Plasma S-nitrosothiol status in neonatal calves: ontogenetic associations with tissue-specific S-nitrosylation and nitric oxide synthase

Christen, Stephan; Cattin, Isabelle; Knight, Iona; Winyard, Paul G; Blum, Jürg W; Elsasser, Theodore H (2007). Plasma S-nitrosothiol status in neonatal calves: ontogenetic associations with tissue-specific S-nitrosylation and nitric oxide synthase. Experimental biology and medicine, 232(2), pp. 309-22. Maywood, N.J.: Society for Experimental Biology & Medicine

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Neonatal cattle and in part neonates of other species have manyfold higher plasma concentrations of nitrite plus nitrate than mature cows and subjects of other species, suggesting an enhanced and needed activation of the nitric oxide (NO) axis at birth. While the biological half-life of NO is short (<1 sec), its functionality can be prolonged, and in many regards more discretely modulated, when it reacts with low-molecular-weight and protein-bound thiols to form S-nitrosothiols (RSNO), from which NO subsequently can be rereleased. We used the calf as a model to test the hypothesis that plasma concentrations of RSNO are elevated at birth in mammals, correlate with ascorbate and urate levels, are selectively generated in critical tissue beds, and are generated in a manner temporally coincident with changes in tissue levels of active NO synthases (NOS). Plasma concentrations of RSNO, ascorbate, and urate were highest immediately after birth (Day 0), dropped >50% on Day 1, and gradually decreased over time, reaching a nadir in mature cattle. Albumin and immunoglobulin G were identified as major plasma RSNO. The presence of S-nitrosocysteine (SNC, a validated marker for S-nitrosylated proteins), inducible NOS (iNOS), and activated endothelial NOS (eNOS phosphorylated at Ser1177) in different tissues was analyzed by immunohistochemistry in another group of similar-aged calves. SNC, iNOS, and phosphorylated eNOS were detected in liver and ileum at the earliest timepoint of sampling (4 hrs after birth), increased between 4 and 24 hrs, and then declined to near-nondetectable levels by 2 weeks of life. Our data show that the neonatal period in the bovine species is characterized by highly elevated and coordinated NO-generating and nitrosylation events, with the ontogenetic changes occurring in iNOS and eNOS contents in key tissues as well as RSNO products and associated antioxidant markers.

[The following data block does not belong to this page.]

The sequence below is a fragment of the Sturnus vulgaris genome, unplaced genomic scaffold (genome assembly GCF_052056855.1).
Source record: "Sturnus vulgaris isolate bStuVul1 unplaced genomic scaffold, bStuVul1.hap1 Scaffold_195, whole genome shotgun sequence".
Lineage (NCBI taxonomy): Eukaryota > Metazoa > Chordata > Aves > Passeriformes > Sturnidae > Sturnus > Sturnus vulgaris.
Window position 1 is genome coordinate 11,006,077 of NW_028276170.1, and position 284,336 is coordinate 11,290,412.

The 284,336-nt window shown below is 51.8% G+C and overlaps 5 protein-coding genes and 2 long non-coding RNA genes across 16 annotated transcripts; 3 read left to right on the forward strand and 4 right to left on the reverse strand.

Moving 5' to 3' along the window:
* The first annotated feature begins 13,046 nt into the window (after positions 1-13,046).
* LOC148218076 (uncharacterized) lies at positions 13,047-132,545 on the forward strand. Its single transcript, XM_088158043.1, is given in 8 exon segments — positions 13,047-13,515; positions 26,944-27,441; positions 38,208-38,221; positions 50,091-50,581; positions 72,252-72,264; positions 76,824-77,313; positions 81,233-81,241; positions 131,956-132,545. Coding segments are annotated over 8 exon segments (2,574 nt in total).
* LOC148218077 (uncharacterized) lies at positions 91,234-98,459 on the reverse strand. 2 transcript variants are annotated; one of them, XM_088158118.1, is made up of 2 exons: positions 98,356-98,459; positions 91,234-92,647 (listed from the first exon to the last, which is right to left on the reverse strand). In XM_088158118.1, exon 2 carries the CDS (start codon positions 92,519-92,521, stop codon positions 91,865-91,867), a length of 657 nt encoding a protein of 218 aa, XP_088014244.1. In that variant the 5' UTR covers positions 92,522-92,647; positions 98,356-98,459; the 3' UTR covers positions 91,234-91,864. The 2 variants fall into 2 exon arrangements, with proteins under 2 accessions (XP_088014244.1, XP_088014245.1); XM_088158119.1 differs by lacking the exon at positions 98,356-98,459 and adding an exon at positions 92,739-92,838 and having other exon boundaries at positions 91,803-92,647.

Item Type:

Journal Article (Original Article)


04 Faculty of Medicine > Service Sector > Institute for Infectious Diseases
05 Veterinary Medicine > Department of Clinical Research and Veterinary Public Health (DCR-VPH) > Veterinary Physiology

UniBE Contributor:

Christen, Stephan and Blum, Jürg




Society for Experimental Biology & Medicine




Factscience Import

Date Deposited:

04 Oct 2013 14:53

Last Modified:

21 Jan 2014 15:05

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Web of Science ID:


URI: (FactScience: 36162)

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